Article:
I just returned from a bachelorette party in Utah (I know, right?), three days in Moab sandwiched by some time in Salt Lake City. I packed conservatively for fashion, but excessively for sport should I get owned by nature repeatedly.
Albeit excited, I was terrified at the thought of my first foray into whitewater rafting. My wild imagination envisioned only the most extreme situations:
It seemed inescapable, me tumbling into the water’s icy cold, frothy mouth, and getting chewed up by the rocky teeth of the river monster:
I would see myself hanging onto the raft’s ropes with a white-knuckle grip that bests that of Rose and Jack’s, but I come to find all conditions are low: the water level, class of rapids (I and II), wind speed, and finally, my nerves. It is beautiful, and thus begins my epiphanous experience down this (: me):
Life works its way down a fairly predictable river with inevitable rapids that move us faster than we would like. When the going gets tough is where we separate into those who fight for the wrong people, and those who take flight for the wrong reasons. That leaves the courageous who know that working through discomfort for the right people and reasons gets us further than many could ever dream or have the fortune to experience, who realize fate is what we make of it. These are those who dare.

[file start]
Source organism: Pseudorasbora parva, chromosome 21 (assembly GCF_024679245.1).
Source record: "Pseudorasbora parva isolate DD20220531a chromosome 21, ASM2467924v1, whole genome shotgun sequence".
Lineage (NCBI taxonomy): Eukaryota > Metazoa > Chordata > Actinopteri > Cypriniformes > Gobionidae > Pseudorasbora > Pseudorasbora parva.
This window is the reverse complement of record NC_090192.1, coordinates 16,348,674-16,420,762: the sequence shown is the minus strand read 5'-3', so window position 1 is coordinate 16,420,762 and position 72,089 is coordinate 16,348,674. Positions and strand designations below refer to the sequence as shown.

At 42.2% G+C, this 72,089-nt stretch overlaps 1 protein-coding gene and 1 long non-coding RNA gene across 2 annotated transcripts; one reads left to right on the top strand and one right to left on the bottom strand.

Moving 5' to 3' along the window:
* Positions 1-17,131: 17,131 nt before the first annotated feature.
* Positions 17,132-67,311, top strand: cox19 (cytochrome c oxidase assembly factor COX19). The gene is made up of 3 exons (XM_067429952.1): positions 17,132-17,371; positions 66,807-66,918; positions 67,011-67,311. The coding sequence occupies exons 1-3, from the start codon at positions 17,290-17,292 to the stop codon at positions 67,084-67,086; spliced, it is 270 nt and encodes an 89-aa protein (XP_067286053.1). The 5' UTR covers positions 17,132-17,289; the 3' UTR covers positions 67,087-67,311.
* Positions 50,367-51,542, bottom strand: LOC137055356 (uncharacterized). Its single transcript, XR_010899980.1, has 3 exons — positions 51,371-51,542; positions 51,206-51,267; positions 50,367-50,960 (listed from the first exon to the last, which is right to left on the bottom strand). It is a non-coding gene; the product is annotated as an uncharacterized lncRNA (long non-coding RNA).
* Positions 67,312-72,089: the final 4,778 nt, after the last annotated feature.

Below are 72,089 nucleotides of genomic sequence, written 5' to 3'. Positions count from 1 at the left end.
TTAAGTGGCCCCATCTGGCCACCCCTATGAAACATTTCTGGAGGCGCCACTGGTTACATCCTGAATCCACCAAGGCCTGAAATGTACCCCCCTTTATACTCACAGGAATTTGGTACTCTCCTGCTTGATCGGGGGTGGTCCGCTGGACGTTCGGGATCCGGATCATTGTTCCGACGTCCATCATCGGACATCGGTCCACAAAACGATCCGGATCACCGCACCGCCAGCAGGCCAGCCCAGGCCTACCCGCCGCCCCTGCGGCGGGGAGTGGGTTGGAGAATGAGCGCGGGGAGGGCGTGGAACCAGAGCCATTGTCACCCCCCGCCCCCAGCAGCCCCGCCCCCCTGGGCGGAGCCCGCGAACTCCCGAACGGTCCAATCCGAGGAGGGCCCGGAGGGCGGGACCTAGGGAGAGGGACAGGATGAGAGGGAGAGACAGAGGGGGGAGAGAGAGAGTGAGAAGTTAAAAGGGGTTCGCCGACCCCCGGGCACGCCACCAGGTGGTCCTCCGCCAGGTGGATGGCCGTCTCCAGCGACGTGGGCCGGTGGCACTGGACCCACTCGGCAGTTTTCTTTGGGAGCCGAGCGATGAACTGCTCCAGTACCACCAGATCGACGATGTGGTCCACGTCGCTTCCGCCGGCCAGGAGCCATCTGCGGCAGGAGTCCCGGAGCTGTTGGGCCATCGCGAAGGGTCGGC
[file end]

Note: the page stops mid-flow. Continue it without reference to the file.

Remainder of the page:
Though we need our respite, there must also be excitement, so we stir the pot to progress, to disallow decisions to be made for us. We move forward and take risks toward grander fruits of our labor. So we paddled… A LOT! We need to earn that pasta dinner that awaits us! Mmm… carbs!
To break up the monotony, the Disney nut in me starts a delightful sing-a-long to Pocahontas’ “Just Around the Riverbend” at random turns and forks. Also, Mariah Carey’s “Fantasy” is a GREAT song for keeping beat.
As we near our finish line, the wind is so strong, our furious paddling literally gets us nowhere. Frustrated, some give up or wait it out while others paddle to their own dissonant rhythm thinking doing something is better than nothing. Eventually, we give in to the forces beyond our control until we regain our strength, and find purpose in perseverance and partnership.
Six oars and six hours later, we complete a half marathon down the Colorado River, and although it is quite an impressive, and slightly drunken, feat, it is the journey that gives me fortitude.
Water, like time, will flow on, so you can fight against it, let it pass you by, or my preference, just enjoy the ride, drink in hand. #thesquished6pack